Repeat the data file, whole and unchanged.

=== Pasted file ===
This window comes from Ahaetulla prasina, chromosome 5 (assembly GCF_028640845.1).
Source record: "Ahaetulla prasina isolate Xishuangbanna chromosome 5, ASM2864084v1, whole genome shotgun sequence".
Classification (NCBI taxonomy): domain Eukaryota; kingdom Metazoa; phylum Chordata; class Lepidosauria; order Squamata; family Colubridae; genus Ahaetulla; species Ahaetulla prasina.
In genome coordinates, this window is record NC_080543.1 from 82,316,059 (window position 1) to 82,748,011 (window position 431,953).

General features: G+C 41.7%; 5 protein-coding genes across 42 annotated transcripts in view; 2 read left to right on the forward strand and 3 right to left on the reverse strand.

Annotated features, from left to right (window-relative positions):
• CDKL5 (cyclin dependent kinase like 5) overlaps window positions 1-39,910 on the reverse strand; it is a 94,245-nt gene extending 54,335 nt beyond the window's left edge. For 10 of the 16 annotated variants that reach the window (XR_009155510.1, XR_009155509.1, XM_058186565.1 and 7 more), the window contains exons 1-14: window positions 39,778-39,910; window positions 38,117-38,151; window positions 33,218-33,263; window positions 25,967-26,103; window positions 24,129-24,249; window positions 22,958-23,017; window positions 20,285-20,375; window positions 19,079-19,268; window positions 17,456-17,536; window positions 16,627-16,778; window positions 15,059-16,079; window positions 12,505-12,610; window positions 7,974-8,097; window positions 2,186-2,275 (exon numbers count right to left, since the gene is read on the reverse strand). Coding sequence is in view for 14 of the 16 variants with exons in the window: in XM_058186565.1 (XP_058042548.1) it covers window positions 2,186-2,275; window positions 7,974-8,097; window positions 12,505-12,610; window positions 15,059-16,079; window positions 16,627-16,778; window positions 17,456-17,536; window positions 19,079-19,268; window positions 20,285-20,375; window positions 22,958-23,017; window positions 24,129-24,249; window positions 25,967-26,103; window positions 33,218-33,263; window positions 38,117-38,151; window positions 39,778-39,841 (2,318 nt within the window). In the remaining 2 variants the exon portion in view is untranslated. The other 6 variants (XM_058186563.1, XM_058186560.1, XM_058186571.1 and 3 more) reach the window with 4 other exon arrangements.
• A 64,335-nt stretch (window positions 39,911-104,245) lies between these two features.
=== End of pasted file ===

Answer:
This window comes from Ahaetulla prasina, chromosome 5 (assembly GCF_028640845.1).
Source record: "Ahaetulla prasina isolate Xishuangbanna chromosome 5, ASM2864084v1, whole genome shotgun sequence".
Classification (NCBI taxonomy): domain Eukaryota; kingdom Metazoa; phylum Chordata; class Lepidosauria; order Squamata; family Colubridae; genus Ahaetulla; species Ahaetulla prasina.
In genome coordinates, this window is record NC_080543.1 from 82,316,059 (window position 1) to 82,748,011 (window position 431,953).

General features: G+C 41.7%; 5 protein-coding genes across 42 annotated transcripts in view; 2 read left to right on the forward strand and 3 right to left on the reverse strand.

Annotated features, from left to right (window-relative positions):
• CDKL5 (cyclin dependent kinase like 5) overlaps window positions 1-39,910 on the reverse strand; it is a 94,245-nt gene extending 54,335 nt beyond the window's left edge. For 10 of the 16 annotated variants that reach the window (XR_009155510.1, XR_009155509.1, XM_058186565.1 and 7 more), the window contains exons 1-14: window positions 39,778-39,910; window positions 38,117-38,151; window positions 33,218-33,263; window positions 25,967-26,103; window positions 24,129-24,249; window positions 22,958-23,017; window positions 20,285-20,375; window positions 19,079-19,268; window positions 17,456-17,536; window positions 16,627-16,778; window positions 15,059-16,079; window positions 12,505-12,610; window positions 7,974-8,097; window positions 2,186-2,275 (exon numbers count right to left, since the gene is read on the reverse strand). Coding sequence is in view for 14 of the 16 variants with exons in the window: in XM_058186565.1 (XP_058042548.1) it covers window positions 2,186-2,275; window positions 7,974-8,097; window positions 12,505-12,610; window positions 15,059-16,079; window positions 16,627-16,778; window positions 17,456-17,536; window positions 19,079-19,268; window positions 20,285-20,375; window positions 22,958-23,017; window positions 24,129-24,249; window positions 25,967-26,103; window positions 33,218-33,263; window positions 38,117-38,151; window positions 39,778-39,841 (2,318 nt within the window). In the remaining 2 variants the exon portion in view is untranslated. The other 6 variants (XM_058186563.1, XM_058186560.1, XM_058186571.1 and 3 more) reach the window with 4 other exon arrangements.
• A 64,335-nt stretch (window positions 39,911-104,245) lies between these two features.